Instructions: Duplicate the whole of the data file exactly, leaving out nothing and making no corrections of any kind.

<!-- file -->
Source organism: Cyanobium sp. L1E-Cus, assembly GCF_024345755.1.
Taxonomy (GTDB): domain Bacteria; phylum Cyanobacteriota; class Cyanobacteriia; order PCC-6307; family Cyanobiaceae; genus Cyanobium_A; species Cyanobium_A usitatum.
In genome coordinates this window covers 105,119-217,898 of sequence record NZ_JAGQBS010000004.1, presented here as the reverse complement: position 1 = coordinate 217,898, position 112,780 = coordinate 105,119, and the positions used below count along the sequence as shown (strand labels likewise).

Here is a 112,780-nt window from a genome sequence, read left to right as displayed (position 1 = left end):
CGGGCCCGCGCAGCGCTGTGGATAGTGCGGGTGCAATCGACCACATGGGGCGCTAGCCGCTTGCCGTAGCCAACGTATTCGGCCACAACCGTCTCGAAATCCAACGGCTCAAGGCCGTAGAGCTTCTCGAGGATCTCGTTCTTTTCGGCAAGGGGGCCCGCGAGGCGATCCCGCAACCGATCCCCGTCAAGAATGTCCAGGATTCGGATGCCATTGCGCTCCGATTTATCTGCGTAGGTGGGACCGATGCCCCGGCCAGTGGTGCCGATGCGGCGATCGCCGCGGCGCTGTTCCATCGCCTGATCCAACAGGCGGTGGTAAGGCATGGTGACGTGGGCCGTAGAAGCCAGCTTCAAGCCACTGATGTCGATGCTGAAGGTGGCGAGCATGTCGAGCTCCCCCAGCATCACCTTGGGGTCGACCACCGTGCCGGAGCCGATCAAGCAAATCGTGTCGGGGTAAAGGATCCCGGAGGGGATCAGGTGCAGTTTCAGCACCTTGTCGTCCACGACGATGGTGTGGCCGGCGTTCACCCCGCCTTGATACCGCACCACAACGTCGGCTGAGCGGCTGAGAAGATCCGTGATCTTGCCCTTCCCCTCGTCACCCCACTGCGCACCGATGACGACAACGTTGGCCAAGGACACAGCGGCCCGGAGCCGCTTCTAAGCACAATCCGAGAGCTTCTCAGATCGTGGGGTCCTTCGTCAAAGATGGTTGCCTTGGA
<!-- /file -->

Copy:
Source organism: Cyanobium sp. L1E-Cus, assembly GCF_024345755.1.
Taxonomy (GTDB): domain Bacteria; phylum Cyanobacteriota; class Cyanobacteriia; order PCC-6307; family Cyanobiaceae; genus Cyanobium_A; species Cyanobium_A usitatum.
In genome coordinates this window covers 105,119-217,898 of sequence record NZ_JAGQBS010000004.1, presented here as the reverse complement: position 1 = coordinate 217,898, position 112,780 = coordinate 105,119, and the positions used below count along the sequence as shown (strand labels likewise).

Here is a 112,780-nt window from a genome sequence, read left to right as displayed (position 1 = left end):
CGGGCCCGCGCAGCGCTGTGGATAGTGCGGGTGCAATCGACCACATGGGGCGCTAGCCGCTTGCCGTAGCCAACGTATTCGGCCACAACCGTCTCGAAATCCAACGGCTCAAGGCCGTAGAGCTTCTCGAGGATCTCGTTCTTTTCGGCAAGGGGGCCCGCGAGGCGATCCCGCAACCGATCCCCGTCAAGAATGTCCAGGATTCGGATGCCATTGCGCTCCGATTTATCTGCGTAGGTGGGACCGATGCCCCGGCCAGTGGTGCCGATGCGGCGATCGCCGCGGCGCTGTTCCATCGCCTGATCCAACAGGCGGTGGTAAGGCATGGTGACGTGGGCCGTAGAAGCCAGCTTCAAGCCACTGATGTCGATGCTGAAGGTGGCGAGCATGTCGAGCTCCCCCAGCATCACCTTGGGGTCGACCACCGTGCCGGAGCCGATCAAGCAAATCGTGTCGGGGTAAAGGATCCCGGAGGGGATCAGGTGCAGTTTCAGCACCTTGTCGTCCACGACGATGGTGTGGCCGGCGTTCACCCCGCCTTGATACCGCACCACAACGTCGGCTGAGCGGCTGAGAAGATCCGTGATCTTGCCCTTCCCCTCGTCACCCCACTGCGCACCGATGACGACAACGTTGGCCAAGGACACAGCGGCCCGGAGCCGCTTCTAAGCACAATCCGAGAGCTTCTCAGATCGTGGGGTCCTTCGTCAAAGATGGTTGCCTTGGA